We were dispatched for trouble breathing. It had been a busy night, back-to-back calls, all kinds of patients. The day had felt rather hurried and frantic. My partner and I were both a few PCRs behind. We arrived on scene at a single family home and a woman waiting out front for us. “It’s my mom…. something’s not right…” she trails off, obviously upset, fearing that we’re going to bear horrible news when we see her mother.
The house is old, with narrow hallways and tight corners. We leave the cot in the hallway leading to the back bedroom because it won’t make the tight turn. I carry my monitor and airway bag.
As I make the turn into the bedroom, my heart skips a beat. The frail, white-haired, quiet woman in bed could have been my Gramma’s twin. When I call her name, she opens her eyes weakly, looks at me, then closes her eyes again without saying a word. When I ask yes/no questions, she is able to nod her head. She indicates her stomach hurts, pointing to her belly. Family members tell me that the patient has been increasingly nauseated all day, has been throwing up occasionally, and about an hour ago started to feel short of breath. I listen to her lung sounds, they’re slow and shallow but clear. Evidence of an ongoing illness is all around. Pill bottles, medication reminder notes, clean and dirty tissues, saltines, a bottle of pedialite (an electrolyte supplement usually used for infants, now helping this frail, 100 lbs. woman maintain her strength). The room smells…. strangely, very pleasant. Sometimes when patients are ill, cleanliness and order go out the window, but not this patient. Even laying in bed, she is dressed casually but smartly, hair coiffed, and even has summoned the energy to have put some makeup on. She reminds me of my Gramma in so many ways.
Because we can’t get the cot into the bedroom, we have to carry the patient out the door and around the corner. Clearly uncomfortable for her, we do our best to explain everything and be as gentle as possible. Once securely seated on the cot, the relief in her face is clearly evident. We roll towards the ambulance, the patient’s daughter in lockstep with me. As I climb up the back step, she grabs my hand. “Please take good care of my mom” she begs. I answer “like she was my own Gramma. I promise.” She smiles and walks around to the front seat. The trip to the hospital is short. I start an IV. I give an antiemetic for the nausea. I turn down the lights in the back because the patient indicated the bright led lights of the ambulance were hurting her eyes. Once the lights are dimmed, she opens her eyes, and although she doesn’t say much, she takes my hand, as if I’m the one needing comfort. I ask if she’s feeling better and she nods yes.
We arrive at the hospital. The daughter is out of the front seat and at the back door of the ambulance before my partner. She’s eager to see her mother again, to have visual confirmation that the ride to the hospital left her unscathed. My partner opens the back doors, and the patient’s daughter asks why most of the lights are off. I explain, and I can see her face relax. She knows I took care of her mom. I tell her about the meds I gave to help her mom feel better. She hugs me as I get out of the ambulance, again, as if somehow I’m the one in need of comfort. We transfer the pt to the hospital bed. If she looked tiny on the cot before, she looks impossibly small on the large hospital bed. I cover her with warm blankets out of the blanket warmer. I tell the daughter that her mom’s in good hands in the ER now, and remind her next time if she has any doubt, to just call us. We’re always available, and always happy to check somebody out, even if they end up not needing to be transported. As I tell the patient’s daughter this, she starts to cry. I grab her some tissues, and, out of instinct, give her a hug. She’s short like her mom, and in my 6’1″ 3XL embrace, she feels frail and tiny. The ER is loud, bustling, busy. For a moment, in this one room, I feel like I’ve helped somebody. Not just the patient, but her daughter, also. I see so much of my family in their family. Again, as I stand there, I can’t help but feel she is comforting me, and not the other way around. She asks me to keep her mom in my prayers, and I promise to keep all of them in my prayers.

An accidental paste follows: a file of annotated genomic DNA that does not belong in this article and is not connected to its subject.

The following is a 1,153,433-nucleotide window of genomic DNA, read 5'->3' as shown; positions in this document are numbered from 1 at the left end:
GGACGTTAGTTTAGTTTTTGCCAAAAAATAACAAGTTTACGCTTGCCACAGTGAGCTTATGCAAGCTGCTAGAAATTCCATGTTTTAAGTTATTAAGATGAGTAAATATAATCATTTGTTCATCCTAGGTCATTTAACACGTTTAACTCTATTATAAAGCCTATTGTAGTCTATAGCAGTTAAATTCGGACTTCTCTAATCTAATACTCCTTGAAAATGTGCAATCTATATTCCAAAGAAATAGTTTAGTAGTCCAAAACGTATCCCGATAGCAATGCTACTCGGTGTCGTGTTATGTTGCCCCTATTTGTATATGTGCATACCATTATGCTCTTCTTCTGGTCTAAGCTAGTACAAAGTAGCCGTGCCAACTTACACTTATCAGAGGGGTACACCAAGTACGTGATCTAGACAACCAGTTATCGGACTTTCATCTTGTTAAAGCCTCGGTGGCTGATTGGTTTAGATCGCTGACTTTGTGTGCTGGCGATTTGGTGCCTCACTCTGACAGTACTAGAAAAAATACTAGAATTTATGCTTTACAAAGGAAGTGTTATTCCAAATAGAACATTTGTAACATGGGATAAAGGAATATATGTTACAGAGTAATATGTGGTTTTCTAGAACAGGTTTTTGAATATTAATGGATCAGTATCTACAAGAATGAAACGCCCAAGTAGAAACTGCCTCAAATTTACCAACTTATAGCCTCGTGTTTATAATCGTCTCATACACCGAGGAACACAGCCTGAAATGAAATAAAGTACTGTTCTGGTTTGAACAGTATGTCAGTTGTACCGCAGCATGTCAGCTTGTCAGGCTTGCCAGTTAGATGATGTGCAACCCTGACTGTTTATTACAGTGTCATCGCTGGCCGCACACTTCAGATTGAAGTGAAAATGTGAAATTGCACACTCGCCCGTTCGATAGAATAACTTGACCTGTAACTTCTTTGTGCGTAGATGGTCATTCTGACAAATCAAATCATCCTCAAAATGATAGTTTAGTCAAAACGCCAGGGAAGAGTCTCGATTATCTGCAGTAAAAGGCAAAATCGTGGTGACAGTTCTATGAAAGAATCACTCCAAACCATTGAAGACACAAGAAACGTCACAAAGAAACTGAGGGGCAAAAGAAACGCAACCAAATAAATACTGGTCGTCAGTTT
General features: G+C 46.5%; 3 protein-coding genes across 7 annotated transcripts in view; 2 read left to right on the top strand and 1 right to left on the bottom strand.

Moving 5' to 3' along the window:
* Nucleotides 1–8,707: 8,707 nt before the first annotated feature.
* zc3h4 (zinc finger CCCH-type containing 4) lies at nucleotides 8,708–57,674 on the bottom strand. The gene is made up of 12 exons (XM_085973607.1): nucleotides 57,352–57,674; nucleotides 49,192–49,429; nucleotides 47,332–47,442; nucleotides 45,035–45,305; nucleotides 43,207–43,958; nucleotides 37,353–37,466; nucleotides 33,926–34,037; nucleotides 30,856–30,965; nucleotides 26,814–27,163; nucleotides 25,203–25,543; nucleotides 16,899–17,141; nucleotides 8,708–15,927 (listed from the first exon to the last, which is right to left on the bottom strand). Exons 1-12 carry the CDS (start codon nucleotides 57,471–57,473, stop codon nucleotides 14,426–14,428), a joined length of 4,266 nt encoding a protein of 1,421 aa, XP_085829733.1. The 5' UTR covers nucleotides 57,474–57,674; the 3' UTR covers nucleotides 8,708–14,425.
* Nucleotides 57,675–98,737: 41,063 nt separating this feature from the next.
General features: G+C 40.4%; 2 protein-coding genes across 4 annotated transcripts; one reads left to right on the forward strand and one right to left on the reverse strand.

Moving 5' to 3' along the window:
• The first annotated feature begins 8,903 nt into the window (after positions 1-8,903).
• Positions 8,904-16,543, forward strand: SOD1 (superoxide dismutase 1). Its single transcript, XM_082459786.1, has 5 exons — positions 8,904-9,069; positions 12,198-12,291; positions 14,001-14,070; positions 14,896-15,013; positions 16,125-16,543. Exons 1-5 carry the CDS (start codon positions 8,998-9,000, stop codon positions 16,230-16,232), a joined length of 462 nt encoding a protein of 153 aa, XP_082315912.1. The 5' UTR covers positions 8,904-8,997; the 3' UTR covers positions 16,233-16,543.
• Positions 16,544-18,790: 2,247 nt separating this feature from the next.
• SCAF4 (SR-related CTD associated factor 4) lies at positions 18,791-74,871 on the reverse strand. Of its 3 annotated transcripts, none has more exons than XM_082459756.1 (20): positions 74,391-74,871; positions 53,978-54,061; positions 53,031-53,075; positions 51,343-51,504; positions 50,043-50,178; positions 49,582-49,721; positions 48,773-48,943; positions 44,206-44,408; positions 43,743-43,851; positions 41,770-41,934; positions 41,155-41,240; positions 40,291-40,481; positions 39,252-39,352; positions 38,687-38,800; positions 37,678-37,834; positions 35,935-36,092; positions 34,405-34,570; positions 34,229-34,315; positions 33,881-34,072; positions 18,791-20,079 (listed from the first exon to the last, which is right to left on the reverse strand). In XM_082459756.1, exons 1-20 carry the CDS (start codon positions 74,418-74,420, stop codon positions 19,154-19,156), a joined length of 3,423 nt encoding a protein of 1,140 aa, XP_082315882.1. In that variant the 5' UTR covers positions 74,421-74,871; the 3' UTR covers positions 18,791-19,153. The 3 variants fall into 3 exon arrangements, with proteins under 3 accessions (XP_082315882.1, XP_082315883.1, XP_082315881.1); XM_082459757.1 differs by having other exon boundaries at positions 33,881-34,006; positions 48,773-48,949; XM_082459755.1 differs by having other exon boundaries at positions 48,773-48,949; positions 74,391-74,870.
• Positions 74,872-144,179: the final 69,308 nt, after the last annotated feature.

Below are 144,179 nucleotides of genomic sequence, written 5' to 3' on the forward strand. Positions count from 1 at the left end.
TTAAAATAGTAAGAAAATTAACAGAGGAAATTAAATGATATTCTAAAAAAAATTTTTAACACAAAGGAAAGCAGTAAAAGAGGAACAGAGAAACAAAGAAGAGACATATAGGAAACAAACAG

I type up my report, get signatures and paperwork, and we’re out the door, off to our next call, our next emergency. That tiny, frail woman and her worried daughter stayed with me in my mind for the rest of my shift. I tell my wife about the call when I get home, tearing up as I describe the parallels between this family that 16 hours before was completely unknown to me, and my own family. It brings me a lot of peace imagining that the paramedics who took care of my Gramma experienced perhaps some of the same emotions as they held her hand, cared for her, brought her some comfort. This is why I do what I do. This is what makes me so proud to be a paramedic.